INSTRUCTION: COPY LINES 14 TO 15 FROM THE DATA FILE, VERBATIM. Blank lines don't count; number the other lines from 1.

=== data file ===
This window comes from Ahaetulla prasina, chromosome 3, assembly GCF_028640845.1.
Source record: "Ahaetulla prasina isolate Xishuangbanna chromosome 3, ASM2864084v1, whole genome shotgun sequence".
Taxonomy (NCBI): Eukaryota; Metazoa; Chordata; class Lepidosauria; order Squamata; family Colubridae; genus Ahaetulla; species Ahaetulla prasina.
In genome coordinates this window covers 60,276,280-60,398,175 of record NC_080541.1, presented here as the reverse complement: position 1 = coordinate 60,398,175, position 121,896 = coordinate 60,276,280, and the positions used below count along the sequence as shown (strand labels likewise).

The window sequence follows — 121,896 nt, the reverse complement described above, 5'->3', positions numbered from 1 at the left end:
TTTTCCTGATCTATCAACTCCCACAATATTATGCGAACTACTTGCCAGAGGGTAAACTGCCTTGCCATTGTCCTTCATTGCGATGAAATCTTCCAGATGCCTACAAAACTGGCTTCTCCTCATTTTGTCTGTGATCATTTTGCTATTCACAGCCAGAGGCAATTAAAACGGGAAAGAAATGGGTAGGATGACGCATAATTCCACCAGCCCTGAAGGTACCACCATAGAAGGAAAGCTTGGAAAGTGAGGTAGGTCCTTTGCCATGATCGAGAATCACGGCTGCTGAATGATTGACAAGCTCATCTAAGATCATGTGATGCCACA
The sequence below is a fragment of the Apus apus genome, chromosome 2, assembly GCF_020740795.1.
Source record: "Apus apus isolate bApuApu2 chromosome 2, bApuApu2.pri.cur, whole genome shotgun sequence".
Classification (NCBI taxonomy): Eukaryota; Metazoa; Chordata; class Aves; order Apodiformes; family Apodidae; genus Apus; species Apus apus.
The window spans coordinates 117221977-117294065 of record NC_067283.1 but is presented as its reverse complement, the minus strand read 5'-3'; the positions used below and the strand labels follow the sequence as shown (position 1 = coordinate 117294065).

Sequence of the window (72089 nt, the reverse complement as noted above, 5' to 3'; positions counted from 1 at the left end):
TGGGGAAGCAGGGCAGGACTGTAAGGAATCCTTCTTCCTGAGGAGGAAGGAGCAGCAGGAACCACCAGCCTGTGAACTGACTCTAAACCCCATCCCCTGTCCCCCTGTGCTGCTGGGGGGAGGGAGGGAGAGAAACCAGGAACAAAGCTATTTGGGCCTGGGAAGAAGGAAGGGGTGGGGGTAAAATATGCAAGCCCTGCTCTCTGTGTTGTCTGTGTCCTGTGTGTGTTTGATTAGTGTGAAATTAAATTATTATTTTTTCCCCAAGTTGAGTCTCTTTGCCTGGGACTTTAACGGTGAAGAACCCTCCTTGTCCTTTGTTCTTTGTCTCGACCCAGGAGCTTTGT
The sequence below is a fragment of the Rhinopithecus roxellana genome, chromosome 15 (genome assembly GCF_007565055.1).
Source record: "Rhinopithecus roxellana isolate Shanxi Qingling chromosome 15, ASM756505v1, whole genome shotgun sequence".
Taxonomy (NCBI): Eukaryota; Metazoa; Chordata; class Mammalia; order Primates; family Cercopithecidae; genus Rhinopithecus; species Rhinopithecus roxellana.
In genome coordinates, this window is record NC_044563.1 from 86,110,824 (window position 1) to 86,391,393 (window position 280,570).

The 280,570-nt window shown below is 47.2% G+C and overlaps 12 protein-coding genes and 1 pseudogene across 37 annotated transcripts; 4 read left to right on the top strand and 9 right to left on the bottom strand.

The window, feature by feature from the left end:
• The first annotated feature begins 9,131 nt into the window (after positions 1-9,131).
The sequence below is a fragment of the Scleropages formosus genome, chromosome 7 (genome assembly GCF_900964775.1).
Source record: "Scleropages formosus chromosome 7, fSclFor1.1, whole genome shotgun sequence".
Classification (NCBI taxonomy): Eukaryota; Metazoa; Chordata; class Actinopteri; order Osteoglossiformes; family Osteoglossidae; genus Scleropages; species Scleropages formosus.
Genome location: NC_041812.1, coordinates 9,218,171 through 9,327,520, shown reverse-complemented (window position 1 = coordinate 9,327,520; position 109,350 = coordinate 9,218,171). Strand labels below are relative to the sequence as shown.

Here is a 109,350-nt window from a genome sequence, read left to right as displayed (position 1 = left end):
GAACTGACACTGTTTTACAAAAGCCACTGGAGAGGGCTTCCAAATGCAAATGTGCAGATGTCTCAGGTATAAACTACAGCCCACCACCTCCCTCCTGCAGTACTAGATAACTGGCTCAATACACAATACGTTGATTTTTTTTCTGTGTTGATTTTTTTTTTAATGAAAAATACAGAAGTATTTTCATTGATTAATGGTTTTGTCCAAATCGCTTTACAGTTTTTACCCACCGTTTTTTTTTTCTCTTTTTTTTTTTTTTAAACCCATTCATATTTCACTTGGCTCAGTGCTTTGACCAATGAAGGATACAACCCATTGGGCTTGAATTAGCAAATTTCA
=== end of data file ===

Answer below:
Source record: "Rhinopithecus roxellana isolate Shanxi Qingling chromosome 15, ASM756505v1, whole genome shotgun sequence".
Taxonomy (NCBI): Eukaryota; Metazoa; Chordata; class Mammalia; order Primates; family Cercopithecidae; genus Rhinopithecus; species Rhinopithecus roxellana.